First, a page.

3. I was a girl in high school when Dead Weight came out, also in Ransom for a Dead Man. I love these for the reminder of the psychological attitudes of the times, and I have a rueful laugh about the absurdity. Also, it comes home to me how Columbo is putting Pleshette in grave danger by trying to force her to admit to herself that she saw the shooting, while all three are on Hollister’s yacht and she is about to go on an overnight with Hollister–I wondered if he was trying to get her not to go out of worry, or just take advantage of a pressure situation. Either way, it gives me a queasy stomach. Also, Pleshette’s character is a creative sort–they never have it easy.
    I have the boxed set, and I often start watching from the beginning and watch “the lab boys” and all the male sergeants begin to include women. One thing I always liked was that there was ethnic and racial integration almost from the beginning. Columbo, in an uncertain world, always relaxes and reassures me that he will bring the culprit to justice, whoever he is. My favorite part of Dead Weight is when Pleshette is talking to Castro, and he says “Do you know who lives in that house??” And she says “Well, no. Why, does it matter?” LOL!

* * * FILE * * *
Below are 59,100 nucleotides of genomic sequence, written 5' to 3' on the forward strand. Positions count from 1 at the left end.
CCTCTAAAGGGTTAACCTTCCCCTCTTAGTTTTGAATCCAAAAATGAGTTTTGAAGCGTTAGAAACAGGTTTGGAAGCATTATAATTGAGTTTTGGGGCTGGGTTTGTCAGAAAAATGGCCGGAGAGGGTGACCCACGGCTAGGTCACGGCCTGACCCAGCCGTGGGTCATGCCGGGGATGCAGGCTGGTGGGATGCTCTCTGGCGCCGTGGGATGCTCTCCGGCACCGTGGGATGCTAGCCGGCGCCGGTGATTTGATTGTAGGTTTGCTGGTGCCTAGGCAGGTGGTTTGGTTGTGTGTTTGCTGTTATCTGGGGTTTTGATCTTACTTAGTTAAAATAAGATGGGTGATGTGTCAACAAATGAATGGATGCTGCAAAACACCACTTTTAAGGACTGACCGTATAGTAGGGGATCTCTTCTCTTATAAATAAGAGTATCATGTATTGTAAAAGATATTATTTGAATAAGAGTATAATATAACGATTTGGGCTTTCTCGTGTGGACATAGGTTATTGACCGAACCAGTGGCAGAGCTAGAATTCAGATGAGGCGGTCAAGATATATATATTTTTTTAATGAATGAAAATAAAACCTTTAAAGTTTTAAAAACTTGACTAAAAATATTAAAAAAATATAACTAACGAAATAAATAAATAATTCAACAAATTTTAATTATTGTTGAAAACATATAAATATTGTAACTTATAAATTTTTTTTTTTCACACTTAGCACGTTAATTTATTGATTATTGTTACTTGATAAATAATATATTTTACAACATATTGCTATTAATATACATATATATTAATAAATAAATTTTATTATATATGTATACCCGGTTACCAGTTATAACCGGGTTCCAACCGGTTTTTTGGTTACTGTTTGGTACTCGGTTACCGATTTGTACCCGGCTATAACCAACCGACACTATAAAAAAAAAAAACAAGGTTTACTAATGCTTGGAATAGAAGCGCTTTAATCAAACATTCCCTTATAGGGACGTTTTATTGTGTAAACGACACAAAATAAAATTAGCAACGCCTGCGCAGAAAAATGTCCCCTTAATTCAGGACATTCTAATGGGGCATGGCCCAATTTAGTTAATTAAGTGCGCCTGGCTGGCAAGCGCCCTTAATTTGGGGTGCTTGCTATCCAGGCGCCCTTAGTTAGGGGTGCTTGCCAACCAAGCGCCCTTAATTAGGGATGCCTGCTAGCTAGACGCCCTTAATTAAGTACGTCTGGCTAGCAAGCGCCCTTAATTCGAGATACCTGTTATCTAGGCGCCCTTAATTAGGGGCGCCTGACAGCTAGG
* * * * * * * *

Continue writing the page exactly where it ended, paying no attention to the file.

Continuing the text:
Thanks, I love your site.

    • I just started watching Columbo, and I really liked this episode! Eddie Albert was excellent IMO. Great music, too courtesy of the awesome Gil Melle. I love the interplay between Falk and the other actors in this series so far.

      • I’m in the minority here but I like it, too. Suzanne is very touching in portraying a lonely woman being rushed by an important man.

      • Can someone help me with a small detail. Early on, Eddie Albert leaves his home in a big boat of a car. It’s night and we see it has THREE tail lights arranged horizontally across the rear of the car. This is unusual and I have been searching online to no avail. Anyone know the make and model of this car?

    • What you meant, Alfrede, was, “….the reminder of the psychological attitudes of the times, as ceaselessly portrayed by the corrupt, opportunistic, and intentionally-harmful and -destructive (even way back then) media and Hollywood studios.”

  4. Not one of my favourites (though I could watch Ms Pleshette all day) but I adore the music, particularly the theme that runs under the opening credits.

  5. Our reviewer is too tough on this episode, I think:)
    Dead Weight was compelling for me; and the gradual turning of the lovely Pleshette character from eye-witness into a General Hollister ally was a nice touch.
    But that pearl-handled gun is a better ‘gotcha clue’ than our reviewer appreciates.